The 2020 Toyota Camry and its distinction for unsullied reliability allow it to be a strong contender in the fading family-sedan segment. Its three power-train options cover a diversified range: there's a fuel-efficient four-cylinder, a potent V-6, and an eco-friendly hybrid.
Though the Toyota Camry has a compliant ride and proficient handling, it trails in performance behind the sportier and turbocharged rivals such as the acclaimed Honda Accord or the elegant Mazda 6. There’s also plentiful standard driver-assistance technology, including forward-collision warning, adaptive cruise control and lane-departure warning.
The Camry may be plagued by small imperfections, but even so, it is the best-executed Camry that Toyota has ever produced.
The big change for 2020 is the performance-oriented Camry outfitted by Toyota Racing Development (TRD). This racier Camry rides on retuned dampers supported by stiffer springs that lower the ride height by 0.6 inch. Beefier anti-roll bars, additional chassis bracing, and wider lightweight wheels wrapped in summer rubber prepare the Camry TRD for the Old Country Buffet 500.
The front brake rotors increase in diameter by 0.9 inch and are clamped by dual-piston calipers, and there’s a TRD-specific exhaust system to sound the part. The exterior is complemented by a unique aerodynamic body kit, and the interior is dressed in red to complete the look. Previously unavailable, Android Auto capability is now standard in all Camry models.
The fuel-efficient four-cylinder is alluring, but our brains need stimulation and driving a refrigerator isn’t going to cut it. Our inner Kyle Busch says to try the new Camry TRD, so that’s exactly what we’d do. Not only is it the cheapest way to get the 301-hp V-6, it bundles the lengthy list of performance-enhancing options mentioned above.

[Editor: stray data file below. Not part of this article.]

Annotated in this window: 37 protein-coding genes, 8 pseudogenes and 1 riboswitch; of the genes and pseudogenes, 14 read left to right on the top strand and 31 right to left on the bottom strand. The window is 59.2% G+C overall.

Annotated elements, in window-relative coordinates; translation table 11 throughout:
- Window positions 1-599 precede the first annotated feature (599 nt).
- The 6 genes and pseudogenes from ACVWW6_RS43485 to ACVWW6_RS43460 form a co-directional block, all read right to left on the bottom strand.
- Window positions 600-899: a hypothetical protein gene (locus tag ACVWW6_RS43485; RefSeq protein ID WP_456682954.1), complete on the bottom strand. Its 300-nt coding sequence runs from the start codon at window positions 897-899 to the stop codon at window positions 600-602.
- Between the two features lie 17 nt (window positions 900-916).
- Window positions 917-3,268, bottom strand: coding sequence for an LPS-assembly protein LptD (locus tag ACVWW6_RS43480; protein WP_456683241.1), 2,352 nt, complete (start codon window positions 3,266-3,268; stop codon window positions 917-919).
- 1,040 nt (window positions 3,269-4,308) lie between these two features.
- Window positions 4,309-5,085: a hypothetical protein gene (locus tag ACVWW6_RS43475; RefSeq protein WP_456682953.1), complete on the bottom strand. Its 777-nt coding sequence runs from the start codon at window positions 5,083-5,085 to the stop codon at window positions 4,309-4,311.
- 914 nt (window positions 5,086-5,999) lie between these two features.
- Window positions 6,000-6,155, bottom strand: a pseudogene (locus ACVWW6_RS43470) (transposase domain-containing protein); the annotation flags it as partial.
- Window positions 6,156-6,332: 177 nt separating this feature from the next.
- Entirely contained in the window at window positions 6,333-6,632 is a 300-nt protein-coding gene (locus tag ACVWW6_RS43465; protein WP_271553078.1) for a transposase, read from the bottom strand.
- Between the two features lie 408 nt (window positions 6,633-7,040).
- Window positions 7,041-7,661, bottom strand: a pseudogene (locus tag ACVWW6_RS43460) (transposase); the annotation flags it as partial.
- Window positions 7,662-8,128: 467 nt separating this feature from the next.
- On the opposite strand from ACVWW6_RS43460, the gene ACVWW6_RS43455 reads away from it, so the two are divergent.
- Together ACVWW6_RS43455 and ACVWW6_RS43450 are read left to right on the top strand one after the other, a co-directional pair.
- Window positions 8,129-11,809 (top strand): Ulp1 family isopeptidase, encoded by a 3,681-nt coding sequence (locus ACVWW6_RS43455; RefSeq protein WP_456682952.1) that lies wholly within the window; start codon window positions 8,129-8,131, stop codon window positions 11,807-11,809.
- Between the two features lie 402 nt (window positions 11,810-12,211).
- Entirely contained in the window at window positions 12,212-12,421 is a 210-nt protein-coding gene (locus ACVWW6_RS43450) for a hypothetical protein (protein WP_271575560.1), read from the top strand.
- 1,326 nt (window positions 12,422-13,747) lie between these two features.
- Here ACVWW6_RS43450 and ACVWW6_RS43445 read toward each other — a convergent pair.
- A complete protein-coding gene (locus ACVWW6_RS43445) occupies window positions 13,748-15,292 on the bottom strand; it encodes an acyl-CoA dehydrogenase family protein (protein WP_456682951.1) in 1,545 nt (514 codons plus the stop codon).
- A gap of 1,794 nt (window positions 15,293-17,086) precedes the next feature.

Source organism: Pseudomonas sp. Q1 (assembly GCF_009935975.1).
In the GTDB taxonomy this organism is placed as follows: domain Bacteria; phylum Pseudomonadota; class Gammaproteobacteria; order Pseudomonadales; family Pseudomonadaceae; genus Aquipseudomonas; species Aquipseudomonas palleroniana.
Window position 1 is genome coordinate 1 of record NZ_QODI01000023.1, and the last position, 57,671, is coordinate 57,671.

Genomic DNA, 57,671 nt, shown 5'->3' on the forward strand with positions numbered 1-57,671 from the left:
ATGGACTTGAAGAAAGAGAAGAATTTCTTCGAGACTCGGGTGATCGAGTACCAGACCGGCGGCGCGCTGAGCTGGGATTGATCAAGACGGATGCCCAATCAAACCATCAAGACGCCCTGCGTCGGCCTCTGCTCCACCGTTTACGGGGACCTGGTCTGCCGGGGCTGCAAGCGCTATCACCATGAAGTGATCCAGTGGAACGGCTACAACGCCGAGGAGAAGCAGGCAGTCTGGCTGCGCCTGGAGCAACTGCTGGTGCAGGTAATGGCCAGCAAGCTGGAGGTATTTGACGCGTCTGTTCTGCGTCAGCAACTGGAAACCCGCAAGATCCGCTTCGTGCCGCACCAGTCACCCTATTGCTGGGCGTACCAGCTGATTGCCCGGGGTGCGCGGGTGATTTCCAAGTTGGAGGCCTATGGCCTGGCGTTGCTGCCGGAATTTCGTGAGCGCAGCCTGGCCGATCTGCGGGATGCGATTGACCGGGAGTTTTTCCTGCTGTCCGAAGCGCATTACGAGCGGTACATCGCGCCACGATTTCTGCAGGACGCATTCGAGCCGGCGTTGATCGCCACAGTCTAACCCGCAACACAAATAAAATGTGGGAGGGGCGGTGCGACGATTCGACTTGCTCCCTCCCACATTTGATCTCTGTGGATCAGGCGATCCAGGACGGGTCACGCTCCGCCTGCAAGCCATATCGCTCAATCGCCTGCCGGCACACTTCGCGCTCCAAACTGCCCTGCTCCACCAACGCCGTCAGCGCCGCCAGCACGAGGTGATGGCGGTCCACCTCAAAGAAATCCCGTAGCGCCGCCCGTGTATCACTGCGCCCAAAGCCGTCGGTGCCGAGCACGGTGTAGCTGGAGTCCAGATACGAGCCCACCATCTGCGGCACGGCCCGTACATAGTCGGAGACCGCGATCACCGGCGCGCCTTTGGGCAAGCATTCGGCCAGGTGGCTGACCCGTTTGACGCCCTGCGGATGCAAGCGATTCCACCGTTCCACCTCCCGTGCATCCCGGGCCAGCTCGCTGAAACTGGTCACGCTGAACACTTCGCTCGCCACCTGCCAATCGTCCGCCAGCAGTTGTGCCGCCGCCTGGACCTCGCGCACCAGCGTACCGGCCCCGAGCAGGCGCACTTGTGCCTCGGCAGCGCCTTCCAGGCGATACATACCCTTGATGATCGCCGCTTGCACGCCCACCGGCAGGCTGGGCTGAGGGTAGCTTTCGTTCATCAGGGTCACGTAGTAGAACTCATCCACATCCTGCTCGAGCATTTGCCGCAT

Though it forgoes creature comforts such as a leather interior, navigation, and driver-assistance features, it undercuts the V-6–powered Camry XSE by almost $4000. All-wheel drive is optional on LE, SE, XLE, and XSE models and costs $1400.
The standard four-cylinder engine pairs with a silky eight-speed automatic, but its acceleration numbers are disappointing. A less powerful version of that engine works with a battery and two electric motors to power the Camry hybrid, which is no more exciting to drive than the base powertrain. The real gem of this lineup is the velvety 301-hp V-6 that's available in the XLE and XSE models.
Finally, a Camry we don't hate driving. It has a controlled ride and surprisingly responsive handling. The steering is pleasantly weighted and feels substantial when cornering and light when maneuvering in parking lots. We found the Camry's brake pedal responsive and not too soft, even in the hybrid, in which it must meld friction with regenerative braking (where the energy from braking is used to recharge the hybrid's battery pack). At lower speeds, however, the hybrid's brake pedal is hypersensitive.
The whole Camry lineup performed extremely well in the EPA's tests, and a four-cylinder model did brilliantly in our real-world highway testing. The hybrid's upper trims sacrifice some efficiency at the altar of luxury, however. A four-cylinder Camry SE returned 45 mpg in our highway test, beating its own EPA rating by 6 mpg—and making it the most economical non-hybrid car we've ever tested. It even beat the Camry XLE hybrid tested by 1 mpg.
We've driven the Camry in both top-level XLE guise and in its more plebeian SE trim. Both are spacious and comfortable, and the XLE is downright luxurious. However, there's a serious gap in material quality between the entry-level models and the more expensive versions, and the center part of the dashboard left some of us cold with its uninspired design.
Toyota's touchscreen infotainment system—called Entune 3.0—is standard across the Camry lineup, with an enhanced version available as an option. Entune has loads of features and responded reasonably well to user inputs in our tests, and—new for 2020—both Apple CarPlay and Android Auto compatibility are now standard.
The Camry earned impressive marks from the country's two safety agencies, with a five-star NHTSA rating and IIHS's Top Safety Pick+ for 2018. We continue to applaud Toyota's decision to make driver-assistance technology standard across its lineup. Key safety features include:
Standard forward-collision warning and automated emergency braking
Standard lane-departure warning and lane-keeping assist